The income approach can only be correctly applied when the Fair Market Value (FMV) of the company is available for each year that compensation is being examined. The FMV of a business entity often changes from year to year and can be a time consuming challenge to determine for any single year. As a result, the market approach is generally more useful than the income approach in a reasonable compensation analysis.

The income approach is based on an "Independent Investor Test," which seeks to determine whether an independent investor would be satisfied with his/her return on investment when looking at the financial performance of the taxpayer's business in conjunction with the subject employee’s level of compensation. See Owensby & Kritikos, Inc. v. Commissioner, 819 F.2d 1315, 1325 n.33 (5th Cir. 1987) where the Court agreed with the Service’s position that compensation was unreasonable, but disagreed on amounts considered reasonable compensation for years at issue and Mulcahy, Pauritsch, Salvador & Co., Ltd. v. Commissioner, T.C. Memo. 2011-74 (2011).

The Independent Investor Test creates a rebuttable presumption that an employee's compensation is reasonable if investors obtain a far higher return than they had any reason to expect. The rationale behind the Independent Investor Test is that investors pay employees to work to increase the value of the assets entrusted to their management. A high rate of return indicates that the assets' value increased and that the employee provided valuable services. Thus, if investors obtain returns above what they should reasonably expect, an employee’s salary is presumptively reasonable. The presumption is rebutted if the high rate of return is attributable to an extraneous event rather than the manager's efforts. Id.

In applying the Independent Investor Test, the total return to the investor is considered, including dividends, stock appreciation and corporate earnings. See Home Interiors & Gifts, Inc. v. Commissioner, 73 T.C. 1142, 1162 (1980). The return is then compared to the equity invested to arrive at the annual return on equity. The compensation deduction may be disallowed in part if the corporation does not meet the Independent Investor Test. B&D Foundation, Inc., TC CCH 54,505(M)(2001).

In many cases there is no business valuation available on which to base the return on investment or equity calculation. It is incorrect to simply use the book equity to compute Return on Equity as a proxy for return on investment. Return on Equity can be meaningful with respect to publicly traded companies because the Equity is marked to FMV every day based on the publicly traded price of the stock. With a private or closely-held company, the book equity rarely represents the FMV of the business entity. For example, a private company might have real estate or other tangible assets with higher FMVs than their book values.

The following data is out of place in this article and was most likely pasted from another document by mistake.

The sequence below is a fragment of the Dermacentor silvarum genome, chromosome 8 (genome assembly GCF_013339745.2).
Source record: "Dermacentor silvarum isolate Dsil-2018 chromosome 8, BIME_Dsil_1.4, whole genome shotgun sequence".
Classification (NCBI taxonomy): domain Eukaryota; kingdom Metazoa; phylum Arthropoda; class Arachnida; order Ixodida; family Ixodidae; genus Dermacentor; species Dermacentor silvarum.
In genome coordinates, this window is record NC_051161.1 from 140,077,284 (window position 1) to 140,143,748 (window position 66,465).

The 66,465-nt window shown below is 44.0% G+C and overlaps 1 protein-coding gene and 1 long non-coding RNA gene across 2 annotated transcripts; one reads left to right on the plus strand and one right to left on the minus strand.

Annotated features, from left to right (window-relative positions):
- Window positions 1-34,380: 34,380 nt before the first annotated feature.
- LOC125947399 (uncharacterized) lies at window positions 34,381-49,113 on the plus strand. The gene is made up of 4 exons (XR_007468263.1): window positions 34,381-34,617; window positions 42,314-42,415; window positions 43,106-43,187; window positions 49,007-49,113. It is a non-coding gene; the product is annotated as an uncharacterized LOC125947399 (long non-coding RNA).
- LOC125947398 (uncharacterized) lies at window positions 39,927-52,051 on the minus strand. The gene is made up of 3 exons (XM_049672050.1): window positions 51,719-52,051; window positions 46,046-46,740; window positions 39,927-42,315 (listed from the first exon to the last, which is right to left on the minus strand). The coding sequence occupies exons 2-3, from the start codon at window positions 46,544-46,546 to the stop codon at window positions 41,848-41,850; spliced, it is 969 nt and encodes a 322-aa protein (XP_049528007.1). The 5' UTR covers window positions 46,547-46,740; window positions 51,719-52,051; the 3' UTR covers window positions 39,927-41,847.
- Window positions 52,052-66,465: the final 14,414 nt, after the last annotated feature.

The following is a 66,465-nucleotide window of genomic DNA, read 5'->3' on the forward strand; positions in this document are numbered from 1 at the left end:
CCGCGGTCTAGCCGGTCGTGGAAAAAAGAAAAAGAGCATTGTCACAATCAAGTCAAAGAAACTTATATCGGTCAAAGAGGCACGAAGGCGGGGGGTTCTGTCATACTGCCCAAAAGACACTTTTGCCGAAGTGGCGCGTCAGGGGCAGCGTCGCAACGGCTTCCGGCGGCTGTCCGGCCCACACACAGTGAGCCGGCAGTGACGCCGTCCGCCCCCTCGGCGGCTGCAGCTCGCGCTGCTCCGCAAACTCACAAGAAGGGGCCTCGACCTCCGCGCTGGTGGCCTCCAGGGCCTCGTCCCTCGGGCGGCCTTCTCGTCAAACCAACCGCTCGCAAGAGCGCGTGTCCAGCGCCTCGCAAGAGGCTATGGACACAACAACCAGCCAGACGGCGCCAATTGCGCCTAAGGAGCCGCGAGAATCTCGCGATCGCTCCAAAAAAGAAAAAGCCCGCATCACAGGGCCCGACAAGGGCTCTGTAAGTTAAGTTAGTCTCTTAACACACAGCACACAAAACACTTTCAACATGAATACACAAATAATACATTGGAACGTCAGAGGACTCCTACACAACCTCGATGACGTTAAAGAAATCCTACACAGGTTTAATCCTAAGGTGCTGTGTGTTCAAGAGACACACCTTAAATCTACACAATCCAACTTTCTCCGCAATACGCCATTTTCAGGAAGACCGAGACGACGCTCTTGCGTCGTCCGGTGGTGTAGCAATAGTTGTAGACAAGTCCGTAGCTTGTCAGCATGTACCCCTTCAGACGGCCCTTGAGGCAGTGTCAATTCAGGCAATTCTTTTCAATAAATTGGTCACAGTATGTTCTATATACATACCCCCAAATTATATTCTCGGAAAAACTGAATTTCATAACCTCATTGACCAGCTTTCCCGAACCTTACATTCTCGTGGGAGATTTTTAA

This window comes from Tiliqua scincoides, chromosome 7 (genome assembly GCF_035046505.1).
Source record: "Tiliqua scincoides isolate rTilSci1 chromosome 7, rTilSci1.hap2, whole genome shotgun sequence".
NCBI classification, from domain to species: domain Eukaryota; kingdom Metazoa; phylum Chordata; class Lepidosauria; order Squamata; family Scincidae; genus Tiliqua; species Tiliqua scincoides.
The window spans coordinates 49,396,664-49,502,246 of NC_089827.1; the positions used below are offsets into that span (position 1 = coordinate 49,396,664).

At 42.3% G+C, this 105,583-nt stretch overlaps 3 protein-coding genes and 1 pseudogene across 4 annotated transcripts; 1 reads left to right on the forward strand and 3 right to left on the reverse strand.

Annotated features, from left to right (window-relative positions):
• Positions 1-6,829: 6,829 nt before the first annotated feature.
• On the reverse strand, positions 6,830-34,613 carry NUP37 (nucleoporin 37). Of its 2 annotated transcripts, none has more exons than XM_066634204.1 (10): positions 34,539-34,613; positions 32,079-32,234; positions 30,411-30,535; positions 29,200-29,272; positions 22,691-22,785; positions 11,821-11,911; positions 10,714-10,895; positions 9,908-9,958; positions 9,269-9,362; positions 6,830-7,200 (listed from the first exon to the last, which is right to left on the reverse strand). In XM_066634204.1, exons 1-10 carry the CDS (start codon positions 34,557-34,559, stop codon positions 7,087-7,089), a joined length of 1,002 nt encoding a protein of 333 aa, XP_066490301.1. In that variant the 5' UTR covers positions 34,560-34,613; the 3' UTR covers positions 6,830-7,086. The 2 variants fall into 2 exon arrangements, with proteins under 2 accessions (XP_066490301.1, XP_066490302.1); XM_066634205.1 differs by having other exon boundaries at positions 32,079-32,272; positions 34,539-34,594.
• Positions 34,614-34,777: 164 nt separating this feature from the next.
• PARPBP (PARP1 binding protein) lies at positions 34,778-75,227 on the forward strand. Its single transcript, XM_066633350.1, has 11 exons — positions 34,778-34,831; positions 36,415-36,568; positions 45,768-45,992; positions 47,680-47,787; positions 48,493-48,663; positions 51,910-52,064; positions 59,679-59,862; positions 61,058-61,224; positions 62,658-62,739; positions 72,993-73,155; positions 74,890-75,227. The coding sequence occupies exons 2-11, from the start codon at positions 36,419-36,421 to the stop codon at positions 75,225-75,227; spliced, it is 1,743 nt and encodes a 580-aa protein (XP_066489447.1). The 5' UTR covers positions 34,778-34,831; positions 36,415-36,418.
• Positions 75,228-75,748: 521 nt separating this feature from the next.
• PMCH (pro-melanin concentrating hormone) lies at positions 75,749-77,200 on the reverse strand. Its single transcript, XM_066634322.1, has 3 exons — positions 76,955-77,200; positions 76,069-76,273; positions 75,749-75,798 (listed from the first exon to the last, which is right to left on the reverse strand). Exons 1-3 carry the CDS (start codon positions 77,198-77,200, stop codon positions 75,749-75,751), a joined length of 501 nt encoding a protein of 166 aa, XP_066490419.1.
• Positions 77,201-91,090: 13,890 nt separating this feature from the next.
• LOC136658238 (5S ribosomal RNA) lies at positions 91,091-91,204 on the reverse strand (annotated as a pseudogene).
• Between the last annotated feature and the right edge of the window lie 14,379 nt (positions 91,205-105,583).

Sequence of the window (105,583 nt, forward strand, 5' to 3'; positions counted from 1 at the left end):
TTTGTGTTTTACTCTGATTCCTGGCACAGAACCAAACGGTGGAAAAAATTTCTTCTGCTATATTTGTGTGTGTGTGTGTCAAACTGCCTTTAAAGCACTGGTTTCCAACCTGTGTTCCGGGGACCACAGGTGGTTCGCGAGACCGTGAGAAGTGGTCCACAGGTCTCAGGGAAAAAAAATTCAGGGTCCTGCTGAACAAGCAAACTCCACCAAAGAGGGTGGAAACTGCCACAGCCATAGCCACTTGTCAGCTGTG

Alternatively, the private company might have unrecorded intangible assets or the owner(s) might have taken excess compensation in the past, all of which would cause the book value to be lower than its fair market value. In such cases, using the book value could artificially inflate the Return on Equity (return on investment).

Assuming that the FMV of the private company can be determined, Return on Equity (return on investment) can then be calculated for any level of compensation and compared against a "Required Rate of Return." This "Required Rate of Return" must be derived for the taxpayer's specific business in the same manner as a discount rate is derived for a discounted cash flow. See the Key Person discussion in Section IV for discussion of the "Required Rate of Return". See also the discussion of The Independent Investor Test under the Income Approach and in Section IV under Taxpayer Arguments. The taxpayer often raises this approach as a defense and applies it incorrectly.

APPENDIX F contains an example of the income approach for determining reasonable compensation.


The Cost Approach breaks the duties of the employee into its components such as: company administration, accounting, finance, marketing, advertising, engineering, purchasing, etc. This is usually done via interview or IDR where the total hours worked by the employee are assigned to job functions. Salary surveys are then used to determine the "cost" of each job duty performed by the employee. These are added up to arrive at a total "cost" to replace the duties/ services of the employee.